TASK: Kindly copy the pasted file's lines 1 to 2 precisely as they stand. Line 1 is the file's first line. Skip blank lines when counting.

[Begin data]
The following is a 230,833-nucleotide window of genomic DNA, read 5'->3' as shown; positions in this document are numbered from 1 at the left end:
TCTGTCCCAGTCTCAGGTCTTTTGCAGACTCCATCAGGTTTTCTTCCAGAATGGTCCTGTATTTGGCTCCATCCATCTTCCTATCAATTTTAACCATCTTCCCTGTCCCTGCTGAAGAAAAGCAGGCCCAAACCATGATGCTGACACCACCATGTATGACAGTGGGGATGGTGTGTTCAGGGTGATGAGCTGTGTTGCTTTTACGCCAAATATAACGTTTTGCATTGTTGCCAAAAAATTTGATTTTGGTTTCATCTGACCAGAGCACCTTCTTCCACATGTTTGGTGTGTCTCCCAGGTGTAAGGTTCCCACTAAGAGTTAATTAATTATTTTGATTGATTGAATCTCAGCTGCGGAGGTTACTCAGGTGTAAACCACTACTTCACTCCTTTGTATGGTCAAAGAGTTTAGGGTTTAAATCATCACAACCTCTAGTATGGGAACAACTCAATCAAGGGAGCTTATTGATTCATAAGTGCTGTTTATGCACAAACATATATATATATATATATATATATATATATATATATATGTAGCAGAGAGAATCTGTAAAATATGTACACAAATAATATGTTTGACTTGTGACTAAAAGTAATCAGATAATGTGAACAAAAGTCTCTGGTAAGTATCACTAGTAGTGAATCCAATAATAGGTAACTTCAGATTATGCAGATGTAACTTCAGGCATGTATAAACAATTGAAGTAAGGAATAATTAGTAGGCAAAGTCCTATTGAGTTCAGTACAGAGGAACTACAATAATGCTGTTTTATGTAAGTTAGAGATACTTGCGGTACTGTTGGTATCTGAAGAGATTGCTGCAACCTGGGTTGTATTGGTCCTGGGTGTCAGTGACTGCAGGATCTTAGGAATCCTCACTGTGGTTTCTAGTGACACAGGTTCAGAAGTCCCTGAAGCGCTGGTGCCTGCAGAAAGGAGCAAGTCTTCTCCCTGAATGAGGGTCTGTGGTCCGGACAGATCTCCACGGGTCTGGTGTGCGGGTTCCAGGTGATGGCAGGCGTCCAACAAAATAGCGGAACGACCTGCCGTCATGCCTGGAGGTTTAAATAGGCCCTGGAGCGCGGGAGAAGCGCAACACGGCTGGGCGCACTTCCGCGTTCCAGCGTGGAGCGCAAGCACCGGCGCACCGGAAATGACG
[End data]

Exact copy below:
The following is a 230,833-nucleotide window of genomic DNA, read 5'->3' as shown; positions in this document are numbered from 1 at the left end:
TCTGTCCCAGTCTCAGGTCTTTTGCAGACTCCATCAGGTTTTCTTCCAGAATGGTCCTGTATTTGGCTCCATCCATCTTCCTATCAATTTTAACCATCTTCCCTGTCCCTGCTGAAGAAAAGCAGGCCCAAACCATGATGCTGACACCACCATGTATGACAGTGGGGATGGTGTGTTCAGGGTGATGAGCTGTGTTGCTTTTACGCCAAATATAACGTTTTGCATTGTTGCCAAAAAATTTGATTTTGGTTTCATCTGACCAGAGCACCTTCTTCCACATGTTTGGTGTGTCTCCCAGGTGTAAGGTTCCCACTAAGAGTTAATTAATTATTTTGATTGATTGAATCTCAGCTGCGGAGGTTACTCAGGTGTAAACCACTACTTCACTCCTTTGTATGGTCAAAGAGTTTAGGGTTTAAATCATCACAACCTCTAGTATGGGAACAACTCAATCAAGGGAGCTTATTGATTCATAAGTGCTGTTTATGCACAAACATATATATATATATATATATATATATATATATATATATGTAGCAGAGAGAATCTGTAAAATATGTACACAAATAATATGTTTGACTTGTGACTAAAAGTAATCAGATAATGTGAACAAAAGTCTCTGGTAAGTATCACTAGTAGTGAATCCAATAATAGGTAACTTCAGATTATGCAGATGTAACTTCAGGCATGTATAAACAATTGAAGTAAGGAATAATTAGTAGGCAAAGTCCTATTGAGTTCAGTACAGAGGAACTACAATAATGCTGTTTTATGTAAGTTAGAGATACTTGCGGTACTGTTGGTATCTGAAGAGATTGCTGCAACCTGGGTTGTATTGGTCCTGGGTGTCAGTGACTGCAGGATCTTAGGAATCCTCACTGTGGTTTCTAGTGACACAGGTTCAGAAGTCCCTGAAGCGCTGGTGCCTGCAGAAAGGAGCAAGTCTTCTCCCTGAATGAGGGTCTGTGGTCCGGACAGATCTCCACGGGTCTGGTGTGCGGGTTCCAGGTGATGGCAGGCGTCCAACAAAATAGCGGAACGACCTGCCGTCATGCCTGGAGGTTTAAATAGGCCCTGGAGCGCGGGAGAAGCGCAACACGGCTGGGCGCACTTCCGCGTTCCAGCGTGGAGCGCAAGCACCGGCGCACCGGAAATGACG